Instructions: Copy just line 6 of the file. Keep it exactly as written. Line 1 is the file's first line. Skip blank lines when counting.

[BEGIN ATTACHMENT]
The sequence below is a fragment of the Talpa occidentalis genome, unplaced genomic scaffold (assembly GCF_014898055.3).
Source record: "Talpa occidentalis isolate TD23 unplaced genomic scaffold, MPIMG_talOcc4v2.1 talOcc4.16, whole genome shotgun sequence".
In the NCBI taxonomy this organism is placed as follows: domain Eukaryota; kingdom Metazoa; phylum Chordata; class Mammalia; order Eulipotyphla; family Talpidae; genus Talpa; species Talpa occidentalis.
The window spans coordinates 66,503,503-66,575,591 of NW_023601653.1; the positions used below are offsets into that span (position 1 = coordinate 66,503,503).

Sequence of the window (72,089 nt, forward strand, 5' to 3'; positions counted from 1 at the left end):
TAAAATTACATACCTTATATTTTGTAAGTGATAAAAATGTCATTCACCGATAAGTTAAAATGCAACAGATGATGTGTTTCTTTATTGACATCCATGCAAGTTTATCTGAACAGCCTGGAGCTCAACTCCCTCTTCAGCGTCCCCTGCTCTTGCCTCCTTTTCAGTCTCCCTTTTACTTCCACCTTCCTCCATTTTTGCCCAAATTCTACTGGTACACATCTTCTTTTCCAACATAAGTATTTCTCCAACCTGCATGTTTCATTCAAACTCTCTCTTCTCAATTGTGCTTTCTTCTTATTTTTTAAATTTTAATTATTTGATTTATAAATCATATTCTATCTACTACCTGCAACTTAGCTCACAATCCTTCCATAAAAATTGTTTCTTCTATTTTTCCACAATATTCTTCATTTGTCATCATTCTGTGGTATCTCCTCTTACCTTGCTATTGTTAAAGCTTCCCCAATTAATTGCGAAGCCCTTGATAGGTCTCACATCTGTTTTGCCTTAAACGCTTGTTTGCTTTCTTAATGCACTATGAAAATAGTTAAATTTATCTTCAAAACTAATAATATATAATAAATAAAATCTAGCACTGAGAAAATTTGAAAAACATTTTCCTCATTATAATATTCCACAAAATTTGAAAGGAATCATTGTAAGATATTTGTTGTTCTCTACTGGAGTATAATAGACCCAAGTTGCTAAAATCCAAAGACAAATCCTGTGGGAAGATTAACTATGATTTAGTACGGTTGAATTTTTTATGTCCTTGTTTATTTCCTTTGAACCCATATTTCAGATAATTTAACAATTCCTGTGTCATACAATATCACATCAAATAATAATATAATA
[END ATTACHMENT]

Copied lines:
TAAAATTACATACCTTATATTTTGTAAGTGATAAAAATGTCATTCACCGATAAGTTAAAATGCAACAGATGATGTGTTTCTTTATTGACATCCATGCAAGTTTATCTGAACAGCCTGGAGCTCAACTCCCTCTTCAGCGTCCCCTGCTCTTGCCTCCTTTTCAGTCTCCCTTTTACTTCCACCTTCCTCCATTTTTGCCCAAATTCTACTGGTACACATCTTCTTTTCCAACATAAGTATTTCTCCAACCTGCATGTTTCATTCAAACTCTCTCTTCTCAATTGTGCTTTCTTCTTATTTTTTAAATTTTAATTATTTGATTTATAAATCATATTCTATCTACTACCTGCAACTTAGCTCACAATCCTTCCATAAAAATTGTTTCTTCTATTTTTCCACAATATTCTTCATTTGTCATCATTCTGTGGTATCTCCTCTTACCTTGCTATTGTTAAAGCTTCCCCAATTAATTGCGAAGCCCTTGATAGGTCTCACATCTGTTTTGCCTTAAACGCTTGTTTGCTTTCTTAATGCACTATGAAAATAGTTAAATTTATCTTCAAAACTAATAATATATAATAAATAAAATCTAGCACTGAGAAAATTTGAAAAACATTTTCCTCATTATAATATTCCACAAAATTTGAAAGGAATCATTGTAAGATATTTGTTGTTCTCTACTGGAGTATAATAGACCCAAGTTGCTAAAATCCAAAGACAAATCCTGTGGGAAGATTAACTATGATTTAGTACGGTTGAATTTTTTATGTCCTTGTTTATTTCCTTTGAACCCATATTTCAGATAATTTAACAATTCCTGTGTCATACAATATCACATCAAATAATAATATAATA